JOINT BASE SAN ANTONIO – FORT SAM HOUSTON: Leaders from throughout the short but eventful history of U.S. Army Installation Management Command convened virtually Feb. 23, 2021, to learn how the command has evolved into one of the most impactful organizations in the Army.
The host of the event was IMCOM’s current commander, Lt. Gen. Doug Gabram, and he welcomed five former commanding generals, five deputy commanding generals, two command sergeants major, two Executive Deputies and several other senior civilians to the three and half hour event. In an interesting start to the discussion, Gabram asked everyone to catch the others up on what they’ve done since departing the Army. Three common themes emerged throughout this thought-provoking conversation among leaders past and present.
The first was all the senior leaders have remained very connected to the Army as Soldiers for Life. They are involved in volunteer work that makes life better for people in their community. From serving on boards for different veterans’ causes to co-chairing the Army’s Retired Soldier Council, IMCOM’s former leaders are continuing to serve members of the Army family.
After everyone’s update, Gabram summarized what he heard this way. “The scope and impact of your continued service to our nation are extraordinary. You embody IMCOM’s service culture and are using your talents, energies, influence and networks to make our world better.”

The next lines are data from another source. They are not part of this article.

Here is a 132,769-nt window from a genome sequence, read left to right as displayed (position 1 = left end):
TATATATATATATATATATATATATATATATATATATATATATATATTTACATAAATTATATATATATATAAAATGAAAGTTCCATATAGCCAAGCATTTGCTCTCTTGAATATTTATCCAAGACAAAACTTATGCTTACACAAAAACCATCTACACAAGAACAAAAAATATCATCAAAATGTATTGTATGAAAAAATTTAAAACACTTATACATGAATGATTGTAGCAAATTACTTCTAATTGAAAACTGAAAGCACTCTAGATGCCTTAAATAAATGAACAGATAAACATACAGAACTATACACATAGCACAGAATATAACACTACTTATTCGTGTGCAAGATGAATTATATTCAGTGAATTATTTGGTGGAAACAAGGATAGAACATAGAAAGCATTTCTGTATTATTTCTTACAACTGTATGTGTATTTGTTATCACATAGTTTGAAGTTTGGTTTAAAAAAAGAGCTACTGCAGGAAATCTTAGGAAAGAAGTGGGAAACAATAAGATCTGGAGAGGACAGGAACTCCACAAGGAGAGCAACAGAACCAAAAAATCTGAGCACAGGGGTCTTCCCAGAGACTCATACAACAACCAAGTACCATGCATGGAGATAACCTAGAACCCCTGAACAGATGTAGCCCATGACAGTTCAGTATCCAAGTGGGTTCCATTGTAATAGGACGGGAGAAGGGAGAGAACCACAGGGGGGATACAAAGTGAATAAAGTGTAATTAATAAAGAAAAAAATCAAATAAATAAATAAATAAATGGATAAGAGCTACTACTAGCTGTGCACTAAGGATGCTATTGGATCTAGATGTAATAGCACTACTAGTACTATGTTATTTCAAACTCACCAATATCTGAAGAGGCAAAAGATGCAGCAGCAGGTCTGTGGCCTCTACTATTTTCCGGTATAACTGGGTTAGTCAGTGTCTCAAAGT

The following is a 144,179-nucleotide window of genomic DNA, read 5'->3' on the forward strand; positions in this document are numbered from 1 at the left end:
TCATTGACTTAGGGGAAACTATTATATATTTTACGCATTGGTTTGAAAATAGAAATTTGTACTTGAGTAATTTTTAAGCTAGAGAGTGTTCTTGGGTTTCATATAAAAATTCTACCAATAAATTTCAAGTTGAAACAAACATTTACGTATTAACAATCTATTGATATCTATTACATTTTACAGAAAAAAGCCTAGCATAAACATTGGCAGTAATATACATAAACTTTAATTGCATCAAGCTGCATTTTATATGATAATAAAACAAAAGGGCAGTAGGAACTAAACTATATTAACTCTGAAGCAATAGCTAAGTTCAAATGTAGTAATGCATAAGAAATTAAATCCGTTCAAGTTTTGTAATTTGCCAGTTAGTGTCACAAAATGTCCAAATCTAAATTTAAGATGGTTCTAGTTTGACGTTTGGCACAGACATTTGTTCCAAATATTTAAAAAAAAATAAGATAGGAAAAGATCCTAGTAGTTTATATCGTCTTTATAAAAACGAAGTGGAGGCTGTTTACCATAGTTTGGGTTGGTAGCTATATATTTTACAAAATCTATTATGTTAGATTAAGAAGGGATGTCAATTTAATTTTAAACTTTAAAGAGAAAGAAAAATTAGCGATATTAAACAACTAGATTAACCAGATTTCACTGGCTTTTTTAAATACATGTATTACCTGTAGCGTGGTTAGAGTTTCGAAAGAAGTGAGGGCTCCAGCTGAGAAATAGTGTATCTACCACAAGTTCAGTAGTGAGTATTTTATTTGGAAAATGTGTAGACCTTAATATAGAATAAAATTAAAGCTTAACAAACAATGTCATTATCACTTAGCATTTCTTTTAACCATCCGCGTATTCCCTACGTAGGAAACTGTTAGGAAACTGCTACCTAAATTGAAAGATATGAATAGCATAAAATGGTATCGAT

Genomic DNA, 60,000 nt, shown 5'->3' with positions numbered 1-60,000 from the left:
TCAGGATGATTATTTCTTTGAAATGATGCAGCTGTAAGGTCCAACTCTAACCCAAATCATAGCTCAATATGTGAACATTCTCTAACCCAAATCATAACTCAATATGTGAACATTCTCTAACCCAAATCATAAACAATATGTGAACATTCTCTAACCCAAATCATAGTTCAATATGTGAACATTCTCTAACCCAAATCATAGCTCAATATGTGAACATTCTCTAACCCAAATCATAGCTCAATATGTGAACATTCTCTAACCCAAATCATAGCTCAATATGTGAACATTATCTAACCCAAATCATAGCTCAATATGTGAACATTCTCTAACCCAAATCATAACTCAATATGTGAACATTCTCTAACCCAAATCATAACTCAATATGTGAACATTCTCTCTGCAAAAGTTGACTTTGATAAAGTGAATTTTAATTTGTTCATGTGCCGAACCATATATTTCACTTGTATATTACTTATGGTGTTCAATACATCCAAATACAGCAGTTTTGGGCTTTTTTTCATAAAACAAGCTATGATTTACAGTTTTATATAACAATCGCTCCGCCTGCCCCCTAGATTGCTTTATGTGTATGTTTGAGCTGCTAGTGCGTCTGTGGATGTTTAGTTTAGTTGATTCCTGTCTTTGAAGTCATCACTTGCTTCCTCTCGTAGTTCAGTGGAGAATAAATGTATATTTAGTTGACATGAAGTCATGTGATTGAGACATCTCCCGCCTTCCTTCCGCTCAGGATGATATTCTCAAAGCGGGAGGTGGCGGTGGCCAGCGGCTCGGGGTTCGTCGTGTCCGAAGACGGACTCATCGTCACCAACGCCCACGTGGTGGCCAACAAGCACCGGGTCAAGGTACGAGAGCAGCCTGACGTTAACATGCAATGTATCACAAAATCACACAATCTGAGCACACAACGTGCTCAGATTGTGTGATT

A second theme emerged later in the discussion, after IMCOM’s “legacy leaders” had been briefed on the rapidly growing scope of IMCOM responsibilities over the past 24 months as it has integrated into Army Materiel Command. “As the Army focuses more on its People strategy and quality of life on our installations, IMCOM is being called on to lead more and more of the Army’s top priorities,” Gabram said.
Gabram commented on the positive momentum gained with IMCOM becoming a major subordinate command under Army Material Command. He provided updates on the important and unprecedented work IMCOM is leading to improve housing, child care, spouse employment and the PCS move process. He described the Facility Investment Strategy, a coordinated, 10-year, Army-wide strategy to invest billions of dollars in barracks, Child Development Centers and Child and Youth Services (CDC/CYS) facilities, and to improve power projection and installation readiness at select garrisons.
IMCOM’s legacy leaders were extremely impressed in seeing this because they know firsthand the difficulty of building consensus across the Army for such an ambitious plan. Even more impressive, said Gabram, “It is widely regarded as flexible enough to adapt to changing conditions. However, the process to change the order of approved projects requires a decision by Army Senior Leaders. This is an Army plan; our job is to provide alternatives to the Commanding General Army Material Command so the chief and secretary can make informed, sound business decisions consistent with modernization priorities.”